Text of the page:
AI-enhanced Flock Safety camera helps lead to arrest of Marquis Earl-Lee Savannah in deadly Blue Springs, Missouri shooting case – KABC-TV

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BLUE SPRINGS, Miss. — A shooting that killed two people at a Blue Springs park earlier this month led to a first-degree murder charge and then an arrest on Wednesday, KCTV reported.
Charging documents point to an AI-equipped camera system helping police find the getaway driver, a girl under the age of 18. The camera network comes from an Atlanta-based company called Flock Safety. You could think of it as a smarter version of a license plate reader.
Until recently, most police agencies with license plate readers had them on patrol cars. The Blue Springs Police Department still has four patrol cars equipped with them. The Flock cameras are instead stationed at high-traffic intersections and frequently visited places like park. They have about two dozen of them. The Flock cameras can capture more areas, can do so 24/7, and they can read much more than license plates.
Capt. Kyle Flowers, the investigations captain for the department, said they've had the network for approximately one year now.
"It's super helpful. We use it constantly during our investigations," Flowers said.
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Marquis Earl-Lee Savannah was arrested Wednesday on a warrant for first-degree murder. The charges filed before his arrest came with a four-page probable cause statement detailing the April 13 shooting shortly after 10:30 p.m. at Wilbur Young Park, near the volleyball courts. There was a fistfight, then a shooting. Police found at least 28 shell casings. At least three people fired and three were hit. One of the shooters, who was also shot, was under the age of 18. Savannah is an adult, as were both men killed.
The first set of cameras that came into play in the investigation were the city-owned cameras. That gave police the order of events. It also showed a car that Savannah got into right after the barrage of gunfire. The camera did not capture a license plate, but it gave police a good description.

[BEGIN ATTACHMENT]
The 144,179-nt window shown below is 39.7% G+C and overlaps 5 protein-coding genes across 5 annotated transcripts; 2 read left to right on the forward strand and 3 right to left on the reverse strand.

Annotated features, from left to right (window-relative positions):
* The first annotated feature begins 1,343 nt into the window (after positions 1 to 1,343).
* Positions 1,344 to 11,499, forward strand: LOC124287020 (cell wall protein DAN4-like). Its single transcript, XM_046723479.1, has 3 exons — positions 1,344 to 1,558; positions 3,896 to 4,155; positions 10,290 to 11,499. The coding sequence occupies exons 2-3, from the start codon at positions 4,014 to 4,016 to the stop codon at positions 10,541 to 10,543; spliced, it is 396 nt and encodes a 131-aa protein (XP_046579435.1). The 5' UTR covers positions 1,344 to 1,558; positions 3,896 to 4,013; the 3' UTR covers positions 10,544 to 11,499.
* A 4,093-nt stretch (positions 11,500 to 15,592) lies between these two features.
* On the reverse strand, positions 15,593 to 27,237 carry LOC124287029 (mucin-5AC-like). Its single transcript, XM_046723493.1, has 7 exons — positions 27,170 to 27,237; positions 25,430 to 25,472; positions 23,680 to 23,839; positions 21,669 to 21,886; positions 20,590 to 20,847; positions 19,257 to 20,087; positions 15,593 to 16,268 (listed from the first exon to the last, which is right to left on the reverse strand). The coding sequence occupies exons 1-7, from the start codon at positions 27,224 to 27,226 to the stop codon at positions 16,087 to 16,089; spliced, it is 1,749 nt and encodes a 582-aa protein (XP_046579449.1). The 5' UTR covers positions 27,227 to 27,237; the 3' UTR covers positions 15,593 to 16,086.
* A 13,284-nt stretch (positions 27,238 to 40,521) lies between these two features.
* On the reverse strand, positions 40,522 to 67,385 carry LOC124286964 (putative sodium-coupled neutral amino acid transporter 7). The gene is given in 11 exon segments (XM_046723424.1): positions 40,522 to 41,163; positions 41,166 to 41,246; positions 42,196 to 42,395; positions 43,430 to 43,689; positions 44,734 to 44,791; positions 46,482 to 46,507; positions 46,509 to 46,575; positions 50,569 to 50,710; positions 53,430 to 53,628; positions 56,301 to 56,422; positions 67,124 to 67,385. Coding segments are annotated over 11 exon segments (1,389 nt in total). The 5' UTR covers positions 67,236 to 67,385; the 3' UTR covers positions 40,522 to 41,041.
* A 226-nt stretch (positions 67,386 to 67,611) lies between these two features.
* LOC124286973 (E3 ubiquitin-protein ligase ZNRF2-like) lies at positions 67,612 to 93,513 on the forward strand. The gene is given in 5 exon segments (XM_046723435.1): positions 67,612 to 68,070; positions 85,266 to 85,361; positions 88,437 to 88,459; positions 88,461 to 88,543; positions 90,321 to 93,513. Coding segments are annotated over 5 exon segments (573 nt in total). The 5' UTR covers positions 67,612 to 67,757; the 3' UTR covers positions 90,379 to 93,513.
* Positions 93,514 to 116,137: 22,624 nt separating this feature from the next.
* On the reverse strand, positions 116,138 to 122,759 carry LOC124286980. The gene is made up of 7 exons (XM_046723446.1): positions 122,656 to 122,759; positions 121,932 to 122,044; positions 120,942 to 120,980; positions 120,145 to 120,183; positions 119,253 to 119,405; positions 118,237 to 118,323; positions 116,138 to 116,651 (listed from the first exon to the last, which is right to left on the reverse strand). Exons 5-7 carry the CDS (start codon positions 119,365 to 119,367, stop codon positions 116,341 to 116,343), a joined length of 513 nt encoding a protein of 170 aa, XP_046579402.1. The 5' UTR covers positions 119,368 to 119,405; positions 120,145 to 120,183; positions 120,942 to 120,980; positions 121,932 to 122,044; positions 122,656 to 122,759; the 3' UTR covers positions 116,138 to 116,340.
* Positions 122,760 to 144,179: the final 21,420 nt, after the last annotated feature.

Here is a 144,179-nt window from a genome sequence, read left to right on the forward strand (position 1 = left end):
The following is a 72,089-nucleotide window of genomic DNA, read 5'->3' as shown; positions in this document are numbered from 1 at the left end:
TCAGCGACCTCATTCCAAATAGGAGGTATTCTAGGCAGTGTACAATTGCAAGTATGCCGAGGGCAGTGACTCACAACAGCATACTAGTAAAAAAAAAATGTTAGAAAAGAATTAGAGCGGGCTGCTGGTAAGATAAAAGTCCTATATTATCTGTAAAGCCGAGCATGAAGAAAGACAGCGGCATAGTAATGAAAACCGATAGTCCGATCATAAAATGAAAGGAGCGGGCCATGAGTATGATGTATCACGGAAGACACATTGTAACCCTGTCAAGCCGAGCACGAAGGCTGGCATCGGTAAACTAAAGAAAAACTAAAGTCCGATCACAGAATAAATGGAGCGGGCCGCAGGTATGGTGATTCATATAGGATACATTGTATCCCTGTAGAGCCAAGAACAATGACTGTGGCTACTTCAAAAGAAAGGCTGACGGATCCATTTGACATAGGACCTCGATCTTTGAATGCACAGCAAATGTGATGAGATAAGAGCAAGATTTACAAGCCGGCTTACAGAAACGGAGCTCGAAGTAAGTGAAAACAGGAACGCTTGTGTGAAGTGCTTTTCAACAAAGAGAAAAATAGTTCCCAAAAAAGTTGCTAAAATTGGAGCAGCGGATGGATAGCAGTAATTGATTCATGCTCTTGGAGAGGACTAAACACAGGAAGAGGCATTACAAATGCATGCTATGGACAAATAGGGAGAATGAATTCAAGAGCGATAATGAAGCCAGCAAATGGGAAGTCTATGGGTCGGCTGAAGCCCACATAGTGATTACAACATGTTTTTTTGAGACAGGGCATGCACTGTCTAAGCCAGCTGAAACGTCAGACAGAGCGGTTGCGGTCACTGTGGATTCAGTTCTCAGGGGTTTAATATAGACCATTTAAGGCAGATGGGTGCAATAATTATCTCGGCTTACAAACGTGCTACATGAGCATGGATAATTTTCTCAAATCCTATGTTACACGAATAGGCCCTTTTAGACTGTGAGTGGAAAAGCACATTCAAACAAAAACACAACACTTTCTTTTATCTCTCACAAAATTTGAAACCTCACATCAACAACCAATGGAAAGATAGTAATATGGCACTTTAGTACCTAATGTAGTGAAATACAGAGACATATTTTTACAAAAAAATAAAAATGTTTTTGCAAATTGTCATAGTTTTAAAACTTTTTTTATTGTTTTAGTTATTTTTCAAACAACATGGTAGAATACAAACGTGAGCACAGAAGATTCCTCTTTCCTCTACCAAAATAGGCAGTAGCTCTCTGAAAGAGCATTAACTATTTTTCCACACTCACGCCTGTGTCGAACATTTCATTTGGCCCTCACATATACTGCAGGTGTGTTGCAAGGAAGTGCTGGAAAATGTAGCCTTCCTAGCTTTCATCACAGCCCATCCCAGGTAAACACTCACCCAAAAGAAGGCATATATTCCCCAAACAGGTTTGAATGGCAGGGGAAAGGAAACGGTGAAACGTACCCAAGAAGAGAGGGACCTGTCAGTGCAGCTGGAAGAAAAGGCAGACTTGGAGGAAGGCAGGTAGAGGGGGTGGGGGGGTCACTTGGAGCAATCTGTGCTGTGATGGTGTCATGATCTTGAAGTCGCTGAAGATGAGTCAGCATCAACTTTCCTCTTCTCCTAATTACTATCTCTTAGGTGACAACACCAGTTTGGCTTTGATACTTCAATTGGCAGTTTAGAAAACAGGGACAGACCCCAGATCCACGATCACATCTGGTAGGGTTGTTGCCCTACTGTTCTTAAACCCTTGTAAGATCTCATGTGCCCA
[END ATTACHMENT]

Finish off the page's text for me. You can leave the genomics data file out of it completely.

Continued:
That's where the Flock camera system came in. It doesn't require a plate number to search for hits on the camera.
"We can also search by make, model and other characteristics," Flowers explained. "If it has a roof rack, if it has bumper stickers, things like that. It uses AI technology to identify those characteristics of the vehicles."
The cameras take snapshots of passing vehicles, then code them with those descriptors. Investigators can then enter the descriptors and narrow their search based on location and time to get photos of every vehicle that matches. A human analyst then examines the photos for a more precise match that does have a plate number, because the Flock system is trained to capture that. From there, they can put an alert on that vehicle to get a ping when it's spotted.
That's what happened in this case. Court documents show a sergeant used the Flock camera system to identify the sedan shown on the park camera as a specific color, year, make, model bearing a specific license plate. Two days later, another sergeant "received a Flock hit on the Chevy Cruz…."
The patrol sergeant then responded to the area to look for it, spotted it at a car wash nearby and took the driver into custody.
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Investigators can also track a vehicle back in time for up to 30 days with a hot spot map showing areas where it appears frequently. That can be used to determine where a suspect may live. The network extends nationwide among partner agencies.
KCTV5 contacted several other area police agencies to find out which had the same camera network. The Kansas City, Missouri Police Department indicated they do use Flock products. The Overland Park Police Department said they have access to the camera network but do not control it. The Kansas City, Kansas Police Department said it has just started to implement the technology.
As much as the use of the tech may be growing, Blue Springs Police were clear about how they do not use it.
"It's an investigative tool only," said Flowers. "This is not live monitoring. This isn't for traffic citations or red-light tickets. These capture snapshots that are stored for 30 days, and we have to have an investigative reason to search for a vehicle."
A representative with Flock Safety indicated approximately 160 Missouri agencies and 80 Kansas agencies currently partner with them.
(The-CNN-Wire & 2024 Cable News Network, Inc., a Time Warner Company. All rights reserved.)
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